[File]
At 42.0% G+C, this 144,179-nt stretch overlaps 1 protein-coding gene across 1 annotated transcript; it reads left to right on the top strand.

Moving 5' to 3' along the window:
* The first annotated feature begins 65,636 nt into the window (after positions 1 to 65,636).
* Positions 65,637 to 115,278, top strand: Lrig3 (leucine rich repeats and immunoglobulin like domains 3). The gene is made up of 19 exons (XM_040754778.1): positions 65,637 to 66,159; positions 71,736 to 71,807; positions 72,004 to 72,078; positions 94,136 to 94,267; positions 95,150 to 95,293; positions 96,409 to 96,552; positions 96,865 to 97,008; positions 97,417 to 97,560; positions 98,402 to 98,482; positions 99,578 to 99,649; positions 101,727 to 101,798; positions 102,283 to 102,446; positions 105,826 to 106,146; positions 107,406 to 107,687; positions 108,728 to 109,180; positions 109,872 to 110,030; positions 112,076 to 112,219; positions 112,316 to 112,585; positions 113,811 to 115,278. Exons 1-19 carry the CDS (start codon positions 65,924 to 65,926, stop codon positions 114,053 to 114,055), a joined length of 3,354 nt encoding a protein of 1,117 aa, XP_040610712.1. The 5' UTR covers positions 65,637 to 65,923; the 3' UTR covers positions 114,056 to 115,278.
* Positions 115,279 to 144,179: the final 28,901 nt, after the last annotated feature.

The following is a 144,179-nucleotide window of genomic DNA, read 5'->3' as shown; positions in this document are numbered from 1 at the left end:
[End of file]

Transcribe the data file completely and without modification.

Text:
At 42.0% G+C, this 144,179-nt stretch overlaps 1 protein-coding gene across 1 annotated transcript; it reads left to right on the top strand.

Moving 5' to 3' along the window:
* The first annotated feature begins 65,636 nt into the window (after positions 1 to 65,636).
* Positions 65,637 to 115,278, top strand: Lrig3 (leucine rich repeats and immunoglobulin like domains 3). The gene is made up of 19 exons (XM_040754778.1): positions 65,637 to 66,159; positions 71,736 to 71,807; positions 72,004 to 72,078; positions 94,136 to 94,267; positions 95,150 to 95,293; positions 96,409 to 96,552; positions 96,865 to 97,008; positions 97,417 to 97,560; positions 98,402 to 98,482; positions 99,578 to 99,649; positions 101,727 to 101,798; positions 102,283 to 102,446; positions 105,826 to 106,146; positions 107,406 to 107,687; positions 108,728 to 109,180; positions 109,872 to 110,030; positions 112,076 to 112,219; positions 112,316 to 112,585; positions 113,811 to 115,278. Exons 1-19 carry the CDS (start codon positions 65,924 to 65,926, stop codon positions 114,053 to 114,055), a joined length of 3,354 nt encoding a protein of 1,117 aa, XP_040610712.1. The 5' UTR covers positions 65,637 to 65,923; the 3' UTR covers positions 114,056 to 115,278.
* Positions 115,279 to 144,179: the final 28,901 nt, after the last annotated feature.

The following is a 144,179-nucleotide window of genomic DNA, read 5'->3' as shown; positions in this document are numbered from 1 at the left end: